As to the question of when deadly force can be used, the Santa Barbara Police Department Policy Manual states that an officer can use it when it is "necessary to save himself/herself and/or other persons from death or serious bodily harm. The amount of force used must have been necessary or the circumstances must have been such as to make the use of force appear necessary to a reasonable and prudent person." Furthermore, police cannot fire warning shots, and a verbal warning should precede shooting "where feasible."

After a shooting, department policy states that the officer must request a supervisor, additional units and medical personnel, handcuff the suspect, preserve the scene and identify witnesses. Officers cannot discuss the shooting with one another or write about the incident. Instead, the supervisor asks the officer for a description of the outstanding suspects, where the evidence is and what direction shots were fired. Among other duties, the supervisor is there to secure the crime scene and determine whether other suspects are at large and witnesses are being interviewed. He or she is not authorized to inquire about the involved officer's tactics and state of mind, according to the manual.

The police chief is the only one authorized to release the involved officer's identity. To the question of who holds police accountable, in Santa Barbara, an officer-involved investigation is done internally.

The department is responsible for "objectively evaluating" the use of deadly force. It conducts both a criminal investigation and an administrative investigation, including the investigation from the Use of Deadly Force Review Board, which is comprised of the deputy chief of police and two division commanders of his choice.

The criminal investigation includes officer statements, witness statements, physical evidence reports, diagrams and other supporting documents to be analyzed in "as complete, detailed, objective and thorough a manner as possible, comparable to a homicide investigation," the manual reads.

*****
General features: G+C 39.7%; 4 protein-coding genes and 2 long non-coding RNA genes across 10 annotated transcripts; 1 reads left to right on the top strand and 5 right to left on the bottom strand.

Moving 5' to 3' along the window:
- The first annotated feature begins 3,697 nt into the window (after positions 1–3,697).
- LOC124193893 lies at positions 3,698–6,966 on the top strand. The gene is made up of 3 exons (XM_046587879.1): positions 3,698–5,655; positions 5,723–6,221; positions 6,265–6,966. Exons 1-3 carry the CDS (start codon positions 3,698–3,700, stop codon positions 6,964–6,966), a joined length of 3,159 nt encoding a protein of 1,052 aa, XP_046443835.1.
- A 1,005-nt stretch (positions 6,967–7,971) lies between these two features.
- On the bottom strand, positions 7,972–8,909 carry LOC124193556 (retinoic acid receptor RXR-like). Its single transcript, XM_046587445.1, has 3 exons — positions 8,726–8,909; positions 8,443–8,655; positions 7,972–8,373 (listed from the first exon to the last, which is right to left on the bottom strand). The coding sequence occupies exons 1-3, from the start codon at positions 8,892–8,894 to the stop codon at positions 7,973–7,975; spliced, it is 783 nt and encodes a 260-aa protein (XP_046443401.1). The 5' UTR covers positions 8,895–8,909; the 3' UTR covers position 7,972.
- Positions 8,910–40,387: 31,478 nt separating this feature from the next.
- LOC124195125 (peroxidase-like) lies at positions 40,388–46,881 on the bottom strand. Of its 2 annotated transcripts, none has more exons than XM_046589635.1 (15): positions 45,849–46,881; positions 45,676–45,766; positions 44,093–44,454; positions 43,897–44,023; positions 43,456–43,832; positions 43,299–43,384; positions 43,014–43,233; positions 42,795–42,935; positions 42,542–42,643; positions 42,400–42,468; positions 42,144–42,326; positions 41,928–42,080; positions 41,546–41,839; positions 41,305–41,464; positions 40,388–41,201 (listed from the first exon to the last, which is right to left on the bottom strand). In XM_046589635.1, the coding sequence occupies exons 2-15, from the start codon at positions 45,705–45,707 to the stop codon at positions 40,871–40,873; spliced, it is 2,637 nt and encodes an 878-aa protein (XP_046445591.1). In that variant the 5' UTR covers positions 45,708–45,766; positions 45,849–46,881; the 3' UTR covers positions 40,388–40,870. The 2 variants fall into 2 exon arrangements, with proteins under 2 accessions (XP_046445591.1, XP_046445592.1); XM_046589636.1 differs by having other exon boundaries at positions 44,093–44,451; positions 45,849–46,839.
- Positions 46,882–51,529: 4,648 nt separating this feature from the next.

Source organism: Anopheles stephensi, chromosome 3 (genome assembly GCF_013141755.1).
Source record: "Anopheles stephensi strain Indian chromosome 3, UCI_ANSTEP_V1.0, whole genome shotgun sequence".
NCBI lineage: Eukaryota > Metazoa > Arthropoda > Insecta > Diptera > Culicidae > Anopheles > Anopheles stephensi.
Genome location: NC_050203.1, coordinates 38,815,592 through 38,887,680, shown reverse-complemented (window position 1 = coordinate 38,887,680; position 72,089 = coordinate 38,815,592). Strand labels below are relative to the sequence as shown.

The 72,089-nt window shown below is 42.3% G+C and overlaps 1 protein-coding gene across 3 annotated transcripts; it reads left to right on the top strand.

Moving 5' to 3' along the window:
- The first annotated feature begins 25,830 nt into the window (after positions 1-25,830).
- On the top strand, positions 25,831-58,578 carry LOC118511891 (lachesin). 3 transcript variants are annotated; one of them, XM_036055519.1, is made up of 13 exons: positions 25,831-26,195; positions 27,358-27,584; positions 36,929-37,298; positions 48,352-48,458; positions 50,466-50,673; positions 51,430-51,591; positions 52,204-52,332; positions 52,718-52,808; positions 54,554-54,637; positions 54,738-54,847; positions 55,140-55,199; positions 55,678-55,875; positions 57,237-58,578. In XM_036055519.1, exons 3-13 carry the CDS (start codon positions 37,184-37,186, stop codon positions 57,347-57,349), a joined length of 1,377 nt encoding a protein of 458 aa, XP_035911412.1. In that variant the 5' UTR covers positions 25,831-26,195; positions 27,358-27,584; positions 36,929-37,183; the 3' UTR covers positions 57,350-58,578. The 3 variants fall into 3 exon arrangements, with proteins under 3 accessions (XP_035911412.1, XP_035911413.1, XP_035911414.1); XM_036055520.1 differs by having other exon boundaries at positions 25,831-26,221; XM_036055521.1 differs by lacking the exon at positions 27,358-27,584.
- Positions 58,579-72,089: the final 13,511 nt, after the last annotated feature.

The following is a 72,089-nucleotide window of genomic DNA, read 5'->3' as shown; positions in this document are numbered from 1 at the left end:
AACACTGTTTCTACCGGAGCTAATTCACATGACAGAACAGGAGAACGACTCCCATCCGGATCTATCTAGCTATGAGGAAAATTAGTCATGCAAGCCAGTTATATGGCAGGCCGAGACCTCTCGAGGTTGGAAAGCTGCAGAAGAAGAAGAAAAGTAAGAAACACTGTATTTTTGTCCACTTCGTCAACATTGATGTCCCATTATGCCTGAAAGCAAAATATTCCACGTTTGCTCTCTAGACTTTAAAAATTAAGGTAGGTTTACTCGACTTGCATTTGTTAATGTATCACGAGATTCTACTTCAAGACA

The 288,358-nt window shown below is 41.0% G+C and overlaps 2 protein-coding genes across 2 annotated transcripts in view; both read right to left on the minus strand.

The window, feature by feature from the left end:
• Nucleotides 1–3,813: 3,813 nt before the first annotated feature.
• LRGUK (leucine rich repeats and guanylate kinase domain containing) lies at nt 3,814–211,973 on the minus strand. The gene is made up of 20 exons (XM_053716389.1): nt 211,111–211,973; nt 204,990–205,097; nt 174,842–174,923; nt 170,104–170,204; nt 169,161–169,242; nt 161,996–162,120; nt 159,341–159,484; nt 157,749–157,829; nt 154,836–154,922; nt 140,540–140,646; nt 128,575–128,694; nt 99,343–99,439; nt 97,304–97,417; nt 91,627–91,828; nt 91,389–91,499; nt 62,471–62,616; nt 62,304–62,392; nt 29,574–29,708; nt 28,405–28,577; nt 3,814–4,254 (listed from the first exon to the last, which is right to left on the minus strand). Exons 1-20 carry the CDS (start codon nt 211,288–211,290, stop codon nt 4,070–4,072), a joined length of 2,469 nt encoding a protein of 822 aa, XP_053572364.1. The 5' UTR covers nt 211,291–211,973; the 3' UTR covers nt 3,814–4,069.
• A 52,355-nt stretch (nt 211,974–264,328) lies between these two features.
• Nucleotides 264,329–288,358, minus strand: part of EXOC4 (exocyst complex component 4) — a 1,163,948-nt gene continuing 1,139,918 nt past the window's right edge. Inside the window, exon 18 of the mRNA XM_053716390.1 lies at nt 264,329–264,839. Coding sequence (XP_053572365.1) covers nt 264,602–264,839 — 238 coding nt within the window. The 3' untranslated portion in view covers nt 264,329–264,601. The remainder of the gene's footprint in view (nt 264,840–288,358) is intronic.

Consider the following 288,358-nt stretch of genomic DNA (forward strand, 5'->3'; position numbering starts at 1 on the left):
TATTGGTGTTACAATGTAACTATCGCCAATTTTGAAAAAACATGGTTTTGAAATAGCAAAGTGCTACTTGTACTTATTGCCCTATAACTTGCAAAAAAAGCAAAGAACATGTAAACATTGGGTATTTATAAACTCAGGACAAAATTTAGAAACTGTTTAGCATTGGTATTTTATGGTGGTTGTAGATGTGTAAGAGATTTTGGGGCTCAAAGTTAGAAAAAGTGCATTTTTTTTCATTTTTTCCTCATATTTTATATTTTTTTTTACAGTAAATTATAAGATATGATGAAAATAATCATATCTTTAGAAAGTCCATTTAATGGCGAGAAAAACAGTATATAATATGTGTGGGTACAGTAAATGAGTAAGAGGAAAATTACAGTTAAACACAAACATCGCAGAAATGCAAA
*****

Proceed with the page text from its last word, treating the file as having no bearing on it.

Officers involved in deadly force shootings have the same rights as citizens and do not need to share any incriminating information. Facts later uncovered that were unknown to the officer can neither negate nor strengthen the legitimacy of the officer's decision to use force. The police chief designates a detective supervisor who receives and approves all related reports.


A graphic from an article in the News & Review, which became the Santa Barbara Independent, published in 1979. (News & Review)

An administrative investigation follows the criminal investigation to ensure all department policies were met and to evaluate the officer's civil liability and examine training procedures. At this point, the investigation becomes a human resources issue with information gathered not permissible in court. The administrative investigation is considered a "confidential peace officer personnel file," according to the manual. The district attorney reviews all cases including officer-involved shootings, determining whether or not a crime has been committed. The district attorney's office convenes an executive committee to discuss the case, challenge theories and ask agencies for more information. The committee is comprised of the district attorney, the assistant district attorney, three chief deputy district attorneys, a chief criminal investigator, the director of administration and a victim-witness assistance program director.

Since she took office in 2010, Santa Barbara County District Attorney Joyce Dudley has found each of the eight officer-involved shooting cases she's reviewed justified.

Ultimately, the police answer to the mayor and the city council, which has the power to demand information, change policies, including training, and mete out disciplinary measures.

Excerpt provided by Mission & State. Read the full article at MissionAndState.org